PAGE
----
Fifteensquared

Never knowingly undersolved.

Guardian 24,174, Araucaria: Disraeli Gears

Posted by michod on September 5th, 2007

michod.

Despite some complex wordplay, I found this less difficult than the average Araucaria (a relief after yesterday’s Pasquale, where I failed on four clues). The theme is the 19th century Tory PM Disraeli, so those not familiar with his literary output (OK, the names of his books) may have had problems. My reference above to the Cream album is gratuitous, but I’d be interested if anyone knows why they called it that.

 ACROSS:

1. BOD, KIN. A large needle, which has a large eye.

4. EG, G, SHE, LL. As in L-plates.

10. CON, IN, GS, BY. A novel by Disraeli. Selective education = Grammar School.

11. ALAR, MC, ALL.

13. I, L, LEG IT, I, MATE. The wordplay’s OK, but I don’t see how the definition works at all – “Bar sinister means” is what I have left?

17. LAURE(NB, A, CAL)L.

20. MORE’S (…the pity). Nice clue.

21. LAID ASIDE. (ADELAIDE IS* – E). Now this is a real bugbear of mine, and I’m sorry to see it here – “Adelaide is” pointlessly would be ADLAIDI. All that’s happened here is that one of three points has been removed. Some would also question ‘displaying’ as an anagrind.

23. RUE MORGUE. As in “The Murders in the …”.

24. SYBIL. Sounds like Sibyl the prophet – tricky if, like me, you can’t remember which way round the I and Y go in either version of the name.

25. (H)OME LETTE(R). The definition referes to 4ac ‘EGGSHELL’, but the wordplay stumps me here. It looks like “letter home” has to have HR (reversed) removed from it, but I don’t see why we then have to reverse the order of the two words.

DOWN:

1, 2. BEN, JA(MIND, IS)R, A, ELI. A strikingly implausible surface – wouldn’t ‘brain’ have worked better than intellect, or do we frown on treating brain and mind as synonyms?

5. GENTLEMANLIKE. (TAKING + ME + ELLEN*).

8. LA(Y)ME, N.

10. CHAR, TERF (FRET<), LIGHT.

14. GLAD STONE. Straightforward clue for BD’s liberal counterpart.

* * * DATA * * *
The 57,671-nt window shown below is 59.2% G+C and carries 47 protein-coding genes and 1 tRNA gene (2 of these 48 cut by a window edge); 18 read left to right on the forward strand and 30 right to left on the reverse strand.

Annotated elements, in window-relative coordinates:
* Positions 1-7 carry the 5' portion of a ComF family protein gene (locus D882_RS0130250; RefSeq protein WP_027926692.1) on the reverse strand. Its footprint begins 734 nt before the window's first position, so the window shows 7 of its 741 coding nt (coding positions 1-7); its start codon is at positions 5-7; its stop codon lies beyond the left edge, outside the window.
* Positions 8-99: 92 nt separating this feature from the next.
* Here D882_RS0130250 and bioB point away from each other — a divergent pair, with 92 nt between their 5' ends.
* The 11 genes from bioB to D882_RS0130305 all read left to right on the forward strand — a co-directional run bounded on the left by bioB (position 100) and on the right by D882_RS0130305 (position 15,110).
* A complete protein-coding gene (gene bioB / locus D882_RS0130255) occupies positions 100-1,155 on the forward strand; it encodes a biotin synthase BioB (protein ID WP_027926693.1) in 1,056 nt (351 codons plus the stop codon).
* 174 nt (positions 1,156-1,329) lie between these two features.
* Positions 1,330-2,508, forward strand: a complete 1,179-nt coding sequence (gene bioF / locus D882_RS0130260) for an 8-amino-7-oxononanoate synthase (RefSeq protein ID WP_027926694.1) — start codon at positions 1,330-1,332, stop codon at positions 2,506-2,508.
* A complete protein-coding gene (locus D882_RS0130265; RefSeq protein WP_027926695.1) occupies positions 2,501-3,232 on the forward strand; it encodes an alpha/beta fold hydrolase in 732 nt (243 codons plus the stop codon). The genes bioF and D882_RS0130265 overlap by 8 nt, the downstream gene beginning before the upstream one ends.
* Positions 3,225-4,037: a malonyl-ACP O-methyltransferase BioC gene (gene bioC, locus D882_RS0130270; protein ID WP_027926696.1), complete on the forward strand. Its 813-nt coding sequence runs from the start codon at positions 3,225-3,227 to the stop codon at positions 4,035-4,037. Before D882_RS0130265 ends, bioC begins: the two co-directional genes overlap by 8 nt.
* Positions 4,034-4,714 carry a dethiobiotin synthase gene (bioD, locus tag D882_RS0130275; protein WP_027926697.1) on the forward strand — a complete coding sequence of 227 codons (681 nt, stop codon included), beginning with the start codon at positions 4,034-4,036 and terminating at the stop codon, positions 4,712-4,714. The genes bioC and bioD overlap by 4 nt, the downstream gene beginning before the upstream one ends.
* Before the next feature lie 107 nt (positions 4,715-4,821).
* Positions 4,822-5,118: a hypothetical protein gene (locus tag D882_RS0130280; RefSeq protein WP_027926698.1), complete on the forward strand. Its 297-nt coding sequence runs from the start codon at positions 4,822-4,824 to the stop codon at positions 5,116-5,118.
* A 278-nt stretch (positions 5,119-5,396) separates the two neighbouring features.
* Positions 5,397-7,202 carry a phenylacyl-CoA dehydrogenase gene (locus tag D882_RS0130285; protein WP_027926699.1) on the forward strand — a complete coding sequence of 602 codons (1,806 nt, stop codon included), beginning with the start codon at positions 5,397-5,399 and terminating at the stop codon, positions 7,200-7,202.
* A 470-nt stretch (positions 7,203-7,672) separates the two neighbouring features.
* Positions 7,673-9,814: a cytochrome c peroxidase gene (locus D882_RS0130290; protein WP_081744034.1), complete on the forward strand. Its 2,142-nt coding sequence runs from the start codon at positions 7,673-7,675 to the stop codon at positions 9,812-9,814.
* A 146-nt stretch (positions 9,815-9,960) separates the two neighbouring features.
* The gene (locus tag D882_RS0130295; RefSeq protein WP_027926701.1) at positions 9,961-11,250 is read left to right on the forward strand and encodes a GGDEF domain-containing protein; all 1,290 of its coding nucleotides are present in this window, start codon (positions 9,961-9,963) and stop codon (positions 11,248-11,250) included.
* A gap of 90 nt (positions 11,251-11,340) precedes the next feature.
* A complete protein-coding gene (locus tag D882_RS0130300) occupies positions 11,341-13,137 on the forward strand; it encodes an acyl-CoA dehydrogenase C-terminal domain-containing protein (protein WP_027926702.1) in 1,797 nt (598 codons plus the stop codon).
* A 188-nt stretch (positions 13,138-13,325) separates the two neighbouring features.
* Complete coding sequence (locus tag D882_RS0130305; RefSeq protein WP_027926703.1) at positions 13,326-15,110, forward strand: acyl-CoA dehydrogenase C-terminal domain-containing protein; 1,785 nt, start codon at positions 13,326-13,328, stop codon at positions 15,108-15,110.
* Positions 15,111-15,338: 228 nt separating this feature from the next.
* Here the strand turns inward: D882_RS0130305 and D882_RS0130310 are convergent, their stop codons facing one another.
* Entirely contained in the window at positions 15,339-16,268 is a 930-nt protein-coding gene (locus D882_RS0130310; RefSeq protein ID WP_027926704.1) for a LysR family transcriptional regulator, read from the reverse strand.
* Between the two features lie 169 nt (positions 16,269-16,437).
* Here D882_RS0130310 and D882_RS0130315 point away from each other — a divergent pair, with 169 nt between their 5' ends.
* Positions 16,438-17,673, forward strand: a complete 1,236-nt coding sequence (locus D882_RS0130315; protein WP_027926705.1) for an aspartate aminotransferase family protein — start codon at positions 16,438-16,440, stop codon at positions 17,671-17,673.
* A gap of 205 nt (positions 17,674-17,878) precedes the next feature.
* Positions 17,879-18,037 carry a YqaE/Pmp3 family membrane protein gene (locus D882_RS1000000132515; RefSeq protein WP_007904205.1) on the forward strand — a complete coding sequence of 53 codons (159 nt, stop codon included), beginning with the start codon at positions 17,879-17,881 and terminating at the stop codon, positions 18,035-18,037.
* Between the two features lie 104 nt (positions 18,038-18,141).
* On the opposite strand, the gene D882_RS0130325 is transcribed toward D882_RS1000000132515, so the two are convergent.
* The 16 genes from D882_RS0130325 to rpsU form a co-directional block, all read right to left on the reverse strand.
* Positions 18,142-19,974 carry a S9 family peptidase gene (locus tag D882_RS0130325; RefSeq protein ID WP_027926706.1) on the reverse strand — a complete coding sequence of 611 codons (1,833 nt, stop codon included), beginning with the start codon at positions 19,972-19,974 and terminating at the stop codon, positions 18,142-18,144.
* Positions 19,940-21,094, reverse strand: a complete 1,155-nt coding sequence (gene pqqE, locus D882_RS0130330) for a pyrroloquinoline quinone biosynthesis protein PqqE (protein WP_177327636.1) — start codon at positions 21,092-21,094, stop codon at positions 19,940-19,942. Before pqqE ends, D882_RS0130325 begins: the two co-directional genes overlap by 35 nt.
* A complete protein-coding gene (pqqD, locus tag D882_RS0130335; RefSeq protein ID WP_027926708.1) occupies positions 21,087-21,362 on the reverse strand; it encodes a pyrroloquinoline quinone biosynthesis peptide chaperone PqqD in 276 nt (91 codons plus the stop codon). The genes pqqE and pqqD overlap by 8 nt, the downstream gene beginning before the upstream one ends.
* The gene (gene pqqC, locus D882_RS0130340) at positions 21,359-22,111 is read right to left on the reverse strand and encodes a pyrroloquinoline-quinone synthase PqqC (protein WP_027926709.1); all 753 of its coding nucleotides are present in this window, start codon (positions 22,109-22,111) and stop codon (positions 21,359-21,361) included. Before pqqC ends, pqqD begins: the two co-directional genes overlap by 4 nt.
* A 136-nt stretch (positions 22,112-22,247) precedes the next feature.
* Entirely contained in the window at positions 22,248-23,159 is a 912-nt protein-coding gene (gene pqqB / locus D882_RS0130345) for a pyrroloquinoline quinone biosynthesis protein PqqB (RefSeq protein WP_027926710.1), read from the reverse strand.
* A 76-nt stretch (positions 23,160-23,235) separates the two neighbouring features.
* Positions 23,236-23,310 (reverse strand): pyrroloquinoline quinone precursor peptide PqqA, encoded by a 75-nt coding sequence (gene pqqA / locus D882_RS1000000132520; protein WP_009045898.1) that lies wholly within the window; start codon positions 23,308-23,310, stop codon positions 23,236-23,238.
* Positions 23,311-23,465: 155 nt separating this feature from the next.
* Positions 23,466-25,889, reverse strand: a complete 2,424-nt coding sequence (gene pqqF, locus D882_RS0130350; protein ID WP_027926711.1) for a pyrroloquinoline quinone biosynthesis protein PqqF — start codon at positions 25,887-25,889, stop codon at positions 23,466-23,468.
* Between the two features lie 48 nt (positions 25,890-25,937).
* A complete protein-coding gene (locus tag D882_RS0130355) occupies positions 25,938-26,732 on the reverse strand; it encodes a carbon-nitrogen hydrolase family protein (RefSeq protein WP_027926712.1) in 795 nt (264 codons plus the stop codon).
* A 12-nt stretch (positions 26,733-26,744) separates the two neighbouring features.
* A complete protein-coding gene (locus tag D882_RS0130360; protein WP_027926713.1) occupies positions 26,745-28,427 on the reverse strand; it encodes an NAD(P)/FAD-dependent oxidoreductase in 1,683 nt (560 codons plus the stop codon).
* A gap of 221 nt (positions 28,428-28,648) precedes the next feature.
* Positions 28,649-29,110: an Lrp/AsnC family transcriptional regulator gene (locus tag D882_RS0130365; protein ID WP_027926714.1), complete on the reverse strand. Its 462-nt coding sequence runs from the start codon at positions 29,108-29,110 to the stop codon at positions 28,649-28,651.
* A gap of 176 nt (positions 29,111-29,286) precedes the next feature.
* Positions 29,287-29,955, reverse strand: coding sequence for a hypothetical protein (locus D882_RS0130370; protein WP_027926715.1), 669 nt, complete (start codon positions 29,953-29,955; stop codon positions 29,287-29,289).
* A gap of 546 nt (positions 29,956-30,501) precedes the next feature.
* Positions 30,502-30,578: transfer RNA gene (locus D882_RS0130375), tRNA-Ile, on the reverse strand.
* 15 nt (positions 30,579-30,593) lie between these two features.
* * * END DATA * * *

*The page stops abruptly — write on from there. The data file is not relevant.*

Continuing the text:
15. V, AR(I)ABLE. ‘x’ marks the definition.

16. FLU, ELLEN (ref 5 down). Welsh character in Henry V.

19. BREEZE. Easy, as in ‘a breeze’, wind, and breeze block.

9 Responses to “Guardian 24,174, Araucaria: Disraeli Gears”

  1. roland says:

    I wondered briefly whether the esteemed Rev. Graham intended 3 Down as an “& lit” clue?

  2. ilancaron says:

    From http://en.wikipedia.org/wiki/Disraeli_Gears:
    “The title of the album, Disraeli Gears, was actually a bit of an inside joke. Eric Clapton had been thinking of getting a racing bicycle, and was discussing it with Ginger Baker, when Mick Turner, one of the roadies, commented on the performance of “those Disraeli Gears” meaning to say “derailleur gears”.”

    I’m ashamed to say I actually knew this… which probably goes a long way to explaining why I would construct acrostics in my pre-teenhood spelling out “Eric Clapton is God”.

    Incidentally, while solving this I too thought Disraeli Gears would be an excellent name for the puzzle’s blog!

  3. Peter Owen says:

    Re 13A – a bar-sinister is an heraldic indication of illegitimacy.

  4. Stan says:

    25a = omelette – can’t make one without breaking eggshells

  5. linxit says:

    24a – I think this clue could be read either way. 2′s girl is Sybil, and she could be “heard” (homophone indicator), to make “a profit (say)” = prophet, i.e. SIBYL.

    In fact that seems to me to be the better cryptic reading of the clue than the one that leads to SYBIL. As the two interchangeable letters are unchecked, you can’t be sure either way.

  6. linxit says:

    Having said that, the presence of Disraeli and Coningsby in the grid mean it probably is SYBIL, but taken on its own you’d be guessing.

  7. muck says:

    10ac: Coningsby is also an RAF station: hence … 11ac ‘Flying…’

    15dn appears in the onlone print version with %u2018 for beginning quote and %u2019 for ending quote. Hope no one tried to decode these as %(=part of) you mores embryo and so on!

  8. AlanR says:

    25a – “no time for letter home – turn” means remove hr (hour) from letter home and then switch the words, I thought.

  9. Mick says:

    Thanks for all the clarifications,and for Ilan’s rock trivia. I guess Alan must be right about OMELETTE, though I can’t help feeling we’re being asked to remove letters before the turn – i.e. RH, rather than HR.

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